Addictive Historical Fiction!

Oftentimes, we find ourselves caught up in our lives and entrenched in a tunnel-vision view of the world. Any bookworm will tell you that reading can cure that by taking us to unexplored lands with new friends that we come to know and love. Even if all of it is fictional, it’s the rush of the journey that takes us away from the present.

There are so many genres to choose from but for me historical fiction tends to be a bittersweet pleasure. Why bittersweet? There’s nothing like reading a story that is based on something that did happen. It makes the story that more moving. It puts perspective on the present that we’re trying to escape from. Even if you’re not too keen on history, these beautiful stories set in the past are worth experiencing!

Here are some books that will kick-start your addiction to historical fiction!

The Orphan’s Tale by Pam Jenoff

There’s something about the circus that always captivates. During World War II, Noa, a young seventeen-year-old girl on the run, finds solace in a German circus. It’s the only safe place where she can hide not only herself but the Jewish baby she rescued from a boxcar heading to a concentration camp. Determined to protect him, she must blend in and learn the ways of the flying trapeze under the critical scrutiny of Astrid, the lead aerialist. Between the tumbles, falls and lies, the two women begin to form a bond that will either save one another or destroy them both.


The German Girl by Armando Lucas Correa

Based on the devastating true story of the St. Louis, a transatlantic luxury liner carrying 937 passengers, most of whom were Jewish refugees, who were denied entry to Havana, Cuba, in May 1939. The author’s own grandmother was a witness to the event, which served as inspiration for the novel. In this story, Hannah Rosenthal begins as a twelve-year-old girl with a charmed and happy life in Berlin. Everything changes for her and her family, however, as the Nazis rise to power. Hannah, her best friend, Leo Martin, and their families manage to gain passage on the St. Louis, and during the voyage Hannah and Leo’s friendship develops into something more. But the looming fate of the St. Louis unknowingly threatens them all.

Orphan Train by Christina Baker Kline

It’s hard to believe that between 1854 to 1929 there was a welfare program that transported orphaned and homeless children from eastern US cities to foster homes in the rural Midwest. In this NYT bestselling novel, we have two parallel stories being told. Molly Ayer, a modern-day young woman, is on the cusp of eighteen and about to be cast out of the child welfare system. Through a community service position, she encounters Vivian Daly, a ninety-one-year-old woman with secrets of her own.  As Molly helps Vivian sort out her attic, relics of the past become unearthed, bringing them closer together and setting them on a path to the truth.

The Chosen Maiden by Eva Stachniak

This novel features a behind-the-scenes look at the ballet legend Vaslav Nijinsky from the perspective of his younger sister, Bronia. Taught by their parents, who were senior dancers, the pair begin performing with their company at an early age. Yet Bronia is constantly in the shadow of her brother and must prove herself by working three times as hard. As her dedication begins to pay off, elevating her to the highest stage in Russia, World War I strikes. Bronia’s world is turned upside down as everything she knows changes and a choice between safety and passion manifests.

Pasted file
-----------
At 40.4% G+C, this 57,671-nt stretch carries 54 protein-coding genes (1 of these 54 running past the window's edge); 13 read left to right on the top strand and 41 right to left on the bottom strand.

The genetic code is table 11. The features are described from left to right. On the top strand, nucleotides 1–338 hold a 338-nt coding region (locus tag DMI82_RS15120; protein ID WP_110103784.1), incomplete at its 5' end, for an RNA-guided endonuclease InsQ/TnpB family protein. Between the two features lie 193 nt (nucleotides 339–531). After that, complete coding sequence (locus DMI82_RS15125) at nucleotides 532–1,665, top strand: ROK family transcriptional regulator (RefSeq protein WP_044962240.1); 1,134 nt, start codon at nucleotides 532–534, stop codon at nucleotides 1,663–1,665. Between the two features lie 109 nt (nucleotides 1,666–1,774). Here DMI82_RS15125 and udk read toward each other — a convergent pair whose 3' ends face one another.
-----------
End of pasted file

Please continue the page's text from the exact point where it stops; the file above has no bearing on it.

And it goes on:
Lilac Girls by Martha Hall Kelly

This is an interwoven tale of three women. First we have Caroline Ferriday, a New York socialite at the French consulate. When Hitler’s army invades Poland in September 1939, her privileged lifestyle comes to an end. Across the ocean, Kasia Kuzmerick is a Polish teenager who becomes involved in the underground resistance during the Nazi occupation. Her childhood is lost as danger lurks behind every corner and shadow. Last but not least, there is the doctor—Herta Oberheuser secures a medical position in the government where she quickly realizes she’s “trapped in a male-dominated realm of Nazis secrets and powers.” Their paths will soon cross when Kasia is sent to Ravensbrück, the notorious Nazi concentration camp for women.


Dragon Springs Road by Janie Chang

Set in 1908 in Shanghai, China, this is the story of a seven-year-old girl named Jialing. She is abandoned by her mother in the courtyard of a once lavish estate, but without her mother, she has little hope for safety. The Yang family takes pity on her and takes her in as a bondservant. Guided by Fox, an animal spirit of the courtyard, Jialing comes of age as years pass in servitude to the Yangs and she enters womanhood during the early years of the Chinese Republic. Her fortunes change when she befriends a young English girl who mysteriously vanishes. Now Jialing must confront suspicion, political intrigue, jealousy and forbidden love all while hoping that her mother is still alive.

Do you have a favorite historical fiction book that started your addition? Let us know in the comments below!

    Aurora Ruiz

    Aurora is a Marketing Assistant at MIRA. She tends to read a little bit of everything but loves an epic fantasy with dashes of romance. One of her many pleasures in life is a generous glass of wine and a bowl of pasta. She tries to balance that out by going on runs, hiking and from time to time yoga. Her two canine partner in crimes, Tobey and Chuey, enjoy basking with her as she reads.

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